Markel Brown Has Overcome the Death of Loved Ones to Get a Chance at an NBA Career
ORLANDO – When his name was called in the 2014 NBA Draft, Markel Brown hugged his sister, Moryia, and his grandmother, Jerri Mae Eggins, because really, who else was there to hug?
His mother, Antoinette Brown, died in 2006 when Brown was 14 of complications stemming from a brain aneurism.
His uncle, David Eggins, the closest male he had to a father figure, died three months later trying to rescue two elderly women from a house fire.
His father, Damian, had been in and out prison for most of Brown’s life.
“I feel like I’m NBA ready,’’ Brown told BrooklynNets.com. “I feel like I’ve been through a lot. I’ve been through a lot of ups and downs in my life, on and off the basketball court.’’
Brown, a 6-3 combo guard with a 6-9 wingspan has been making that point this week in the Orlando Pro Summer League. He scored the Brooklyn Nets’ first points of the week, fittingly, on a dunk, and hasn’t looked back.
He’s averaged eight points on 9-of-18 shooting, 3.3 rebounds and four assists. He’s posted some of the most jaw-dropping dunks of the week, something he was known for in college.
Brown, 22, already has made it off the court. He’s overcome the death of loved ones, as well as the drug and alcohol abuse that ruined friends and other family members. He got his degree in general studies from Oklahoma State in four years.
He’s ready to make the jump from college to the NBA, and from Alexandria, La., (population of less than 50,000) to Brooklyn (population of more than 2.6 million).
When asked what he hoped Nets fans would be saying about him at the midway point of the season, Brown remained humble.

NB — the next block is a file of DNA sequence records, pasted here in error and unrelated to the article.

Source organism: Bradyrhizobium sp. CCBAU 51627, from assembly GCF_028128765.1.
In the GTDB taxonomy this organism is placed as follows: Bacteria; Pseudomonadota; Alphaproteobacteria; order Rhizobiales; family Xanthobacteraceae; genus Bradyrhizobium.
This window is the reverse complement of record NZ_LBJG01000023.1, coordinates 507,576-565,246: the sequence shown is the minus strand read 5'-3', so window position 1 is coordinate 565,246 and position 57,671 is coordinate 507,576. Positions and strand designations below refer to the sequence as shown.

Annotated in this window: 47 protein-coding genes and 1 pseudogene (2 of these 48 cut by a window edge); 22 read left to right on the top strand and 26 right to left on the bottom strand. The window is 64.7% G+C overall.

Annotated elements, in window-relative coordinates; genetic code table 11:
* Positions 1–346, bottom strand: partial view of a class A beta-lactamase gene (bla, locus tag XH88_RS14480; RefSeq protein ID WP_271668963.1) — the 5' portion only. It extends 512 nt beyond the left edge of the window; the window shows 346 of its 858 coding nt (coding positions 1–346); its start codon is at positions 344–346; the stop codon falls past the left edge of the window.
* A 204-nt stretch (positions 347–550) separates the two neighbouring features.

“He’s a hard worker and he never gives up,’’ said Brown.
Brown certainly has had reason to give in, if not give up.
He was six when his mother first suffered the aneurysm. When Antoinette died, Markel was left to look after his sisters, Moryia and Tara.
When his uncle died, his grandmother, whom Brown calls mom and who had taken in Markel and sisters, looked after them all.
But Brown knew he had to look after himself. Other family members and friends were getting caught up in the life. Not Brown.
“Yeah, you think, Why me?’’ said Brown. “When both of those things happened at the same time, it really took a toll on me. But at the same time I had a lot of support from my family.’’
He’s needed that support. Despite being named Mr. Basketball in Louisiana, Brown couldn’t get an offer from LSU. The first sting of feeling overlooked burned.
At Oklahoma State, Brown became the only player in school history to score 1,500 points, grab 500 rebounds, dish 300 assists, block 100 shots and make 100 steals.
But he played alongside Marcus Smart, the sixth player taken in the draft. Brown was picked 44th. Overlooked again, he believes.
“We talked before and after the draft,’’ Brown said of he and Smart. “He was so happy for me that I got picked up by Brooklyn. He thought it was a great opportunity for me.’’
It might be. Free agent Shaun Livingston reportedly has agreed to terms with the Golden State Warriors. Marquis Teague has struggled in this summer league. Jorge Gutierrez suffered bruised ribs and is hoping to play again this week.
Brown has an opportunity to make an NBA name for himself. In college he was known as the player that got ejected from a game for dunking.
On Jan. 26, 2012 against then No. 2-ranked Missouri, Brown twice threw down monster dunks. He was called for technical fouls after both slams for glaring at the hapless defender.
“I don’t think it was a correct call,’’ Brown said with a grin. “I hear it all the time, even the players around me now at the summer league, they’re always like, ‘Hey you got ejected. How did it feel?’’’
The Cowboys went on to win that game so it didn’t feel too bad. Brown’s had enough pain in his life.